As I have been pursuing implementing this: https://docs.gitlab.com/runner/executors/custom_examples/libvirt.html I have had a couple hurdles to overcome. I wrote about a previous one here. The most recent thing I've run into is that this executor method copies the VM Disk for every CI job. I want the whole process to be performant so minimizing the size of the VM Disk is important.
Previously creating VMs (mostly for development) I would set the disk size to 100GB. Most Certainly overkill, but the actual disk footprint on the host is supposed to expand only to what it needs - the keyword is "supposed". I hadn't run out of disk space yet so I hadn't been paying close attention. Well, I noticed that the VM I was going to use for this experiment had a disk footprint in the host of 107GB, even though the disk size was supposed to be capped at 100. I had only Windows, Git, and NIPM, so I certainly wasn't using all that space. Houston we have a problem.
How To Shrink it?
The first thing to do is run Windows Built-in Disk Cleanup. Make sure you click on the "Clean up system files" button. Select Everything and then click ok.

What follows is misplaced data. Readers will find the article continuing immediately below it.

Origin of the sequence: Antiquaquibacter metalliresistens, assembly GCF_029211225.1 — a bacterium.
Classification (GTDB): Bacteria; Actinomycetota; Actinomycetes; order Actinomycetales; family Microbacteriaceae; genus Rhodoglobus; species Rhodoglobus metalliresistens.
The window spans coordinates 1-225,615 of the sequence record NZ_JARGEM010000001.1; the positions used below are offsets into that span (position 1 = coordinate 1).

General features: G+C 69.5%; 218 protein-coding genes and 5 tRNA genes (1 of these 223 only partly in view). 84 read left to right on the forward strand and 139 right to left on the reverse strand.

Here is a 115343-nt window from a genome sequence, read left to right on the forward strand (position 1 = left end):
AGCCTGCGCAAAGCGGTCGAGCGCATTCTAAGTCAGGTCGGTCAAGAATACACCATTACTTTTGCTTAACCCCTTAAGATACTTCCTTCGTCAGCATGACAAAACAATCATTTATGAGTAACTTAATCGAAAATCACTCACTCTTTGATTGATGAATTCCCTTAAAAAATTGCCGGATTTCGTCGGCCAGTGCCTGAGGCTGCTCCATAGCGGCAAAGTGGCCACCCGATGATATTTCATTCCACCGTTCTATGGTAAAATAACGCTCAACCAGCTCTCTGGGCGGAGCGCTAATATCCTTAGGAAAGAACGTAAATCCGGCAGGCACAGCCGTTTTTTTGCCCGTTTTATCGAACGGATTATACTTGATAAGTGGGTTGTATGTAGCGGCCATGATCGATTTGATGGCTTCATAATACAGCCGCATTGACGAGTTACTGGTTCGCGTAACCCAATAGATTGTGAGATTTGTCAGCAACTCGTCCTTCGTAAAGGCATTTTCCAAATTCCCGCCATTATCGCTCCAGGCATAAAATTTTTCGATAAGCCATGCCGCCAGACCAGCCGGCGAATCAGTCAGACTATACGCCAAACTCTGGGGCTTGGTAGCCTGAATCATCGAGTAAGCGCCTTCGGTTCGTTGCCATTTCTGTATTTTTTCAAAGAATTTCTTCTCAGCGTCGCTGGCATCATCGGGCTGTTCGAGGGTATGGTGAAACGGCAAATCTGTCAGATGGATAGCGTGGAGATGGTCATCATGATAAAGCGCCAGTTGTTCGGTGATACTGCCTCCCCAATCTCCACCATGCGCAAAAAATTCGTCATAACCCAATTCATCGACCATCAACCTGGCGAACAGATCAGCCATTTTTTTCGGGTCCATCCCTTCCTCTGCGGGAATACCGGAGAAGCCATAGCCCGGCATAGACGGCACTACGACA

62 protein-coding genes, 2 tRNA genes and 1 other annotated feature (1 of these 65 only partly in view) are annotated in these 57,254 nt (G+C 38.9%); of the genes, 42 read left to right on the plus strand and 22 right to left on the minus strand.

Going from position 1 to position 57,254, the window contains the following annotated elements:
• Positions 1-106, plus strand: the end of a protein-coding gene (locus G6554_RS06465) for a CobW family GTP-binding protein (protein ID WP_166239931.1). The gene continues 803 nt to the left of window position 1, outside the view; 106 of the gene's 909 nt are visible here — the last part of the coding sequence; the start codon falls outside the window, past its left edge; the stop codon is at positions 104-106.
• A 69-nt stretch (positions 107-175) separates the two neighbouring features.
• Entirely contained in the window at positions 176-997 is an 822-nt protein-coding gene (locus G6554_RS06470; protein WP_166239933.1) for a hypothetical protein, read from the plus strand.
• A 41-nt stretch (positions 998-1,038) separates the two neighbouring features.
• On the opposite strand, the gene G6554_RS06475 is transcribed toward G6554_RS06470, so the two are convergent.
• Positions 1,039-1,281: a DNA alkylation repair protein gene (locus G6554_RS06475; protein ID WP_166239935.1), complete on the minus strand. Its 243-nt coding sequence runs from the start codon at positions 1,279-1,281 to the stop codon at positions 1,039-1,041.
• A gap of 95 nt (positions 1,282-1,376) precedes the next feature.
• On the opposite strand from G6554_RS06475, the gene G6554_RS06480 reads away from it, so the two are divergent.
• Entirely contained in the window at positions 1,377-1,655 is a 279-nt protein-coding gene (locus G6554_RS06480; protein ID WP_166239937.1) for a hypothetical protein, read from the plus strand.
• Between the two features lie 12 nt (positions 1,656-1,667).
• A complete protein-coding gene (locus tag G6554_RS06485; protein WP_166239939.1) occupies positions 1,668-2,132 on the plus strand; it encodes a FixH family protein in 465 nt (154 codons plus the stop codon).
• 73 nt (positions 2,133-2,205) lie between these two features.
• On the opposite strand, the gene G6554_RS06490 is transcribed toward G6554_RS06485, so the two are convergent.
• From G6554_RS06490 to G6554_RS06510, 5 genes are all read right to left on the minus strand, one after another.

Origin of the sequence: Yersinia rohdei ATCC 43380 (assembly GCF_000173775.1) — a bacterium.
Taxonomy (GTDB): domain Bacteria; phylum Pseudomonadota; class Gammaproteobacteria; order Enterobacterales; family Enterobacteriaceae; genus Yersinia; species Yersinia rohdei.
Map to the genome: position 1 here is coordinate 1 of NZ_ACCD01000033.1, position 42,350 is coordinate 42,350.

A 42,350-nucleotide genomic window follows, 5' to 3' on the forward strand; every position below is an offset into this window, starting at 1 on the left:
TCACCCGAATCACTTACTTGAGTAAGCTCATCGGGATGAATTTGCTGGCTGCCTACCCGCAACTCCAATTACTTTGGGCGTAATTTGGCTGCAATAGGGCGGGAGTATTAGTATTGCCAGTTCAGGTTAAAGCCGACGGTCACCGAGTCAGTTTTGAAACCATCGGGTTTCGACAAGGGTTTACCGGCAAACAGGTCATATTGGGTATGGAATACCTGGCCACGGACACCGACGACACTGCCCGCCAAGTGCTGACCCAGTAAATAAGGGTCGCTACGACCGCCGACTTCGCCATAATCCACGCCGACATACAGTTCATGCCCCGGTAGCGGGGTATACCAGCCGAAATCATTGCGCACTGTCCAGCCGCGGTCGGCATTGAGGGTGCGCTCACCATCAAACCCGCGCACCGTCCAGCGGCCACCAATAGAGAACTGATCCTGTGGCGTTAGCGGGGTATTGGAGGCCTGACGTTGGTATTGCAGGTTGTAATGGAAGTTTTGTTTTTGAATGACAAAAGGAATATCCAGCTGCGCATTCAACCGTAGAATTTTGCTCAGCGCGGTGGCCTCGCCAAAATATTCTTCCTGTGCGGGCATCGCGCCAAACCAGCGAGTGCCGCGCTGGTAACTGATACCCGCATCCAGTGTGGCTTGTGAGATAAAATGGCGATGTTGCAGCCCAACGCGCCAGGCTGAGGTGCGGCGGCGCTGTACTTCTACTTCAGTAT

Next, I optimize the Drive using the Built-in Optimize Drives dialog.
Next, I find the drive in Windows Explorer and right-click on it to get to the properties window. Then I check the compress this drive box and uncheck the allow indexing box.
Next, I download sdelete from here. Then I run it with the -c and -z options like this:
./sdelete -c -z C:\
Note that running sdelete may balloon the size of the virtual disk in the host, but that is ok. The next step will trim it.
The last step requires the VM to be shut down, so shut down the guest, don't just close the GUI. Then issue the following 2 commands. First, it creates a backup and then compresses the file. Launch the VM and make sure it works and then you can delete the backup.
cp image.qcow2 image.qcow2_backup
qemu-img convert -O qcow2 -c image.qcow2_backup image.qcow2
This whole process may take a while, and it is very much worth it. As you can see by the image at the top, I was able to compress the virtual disk down to 10% of the original size.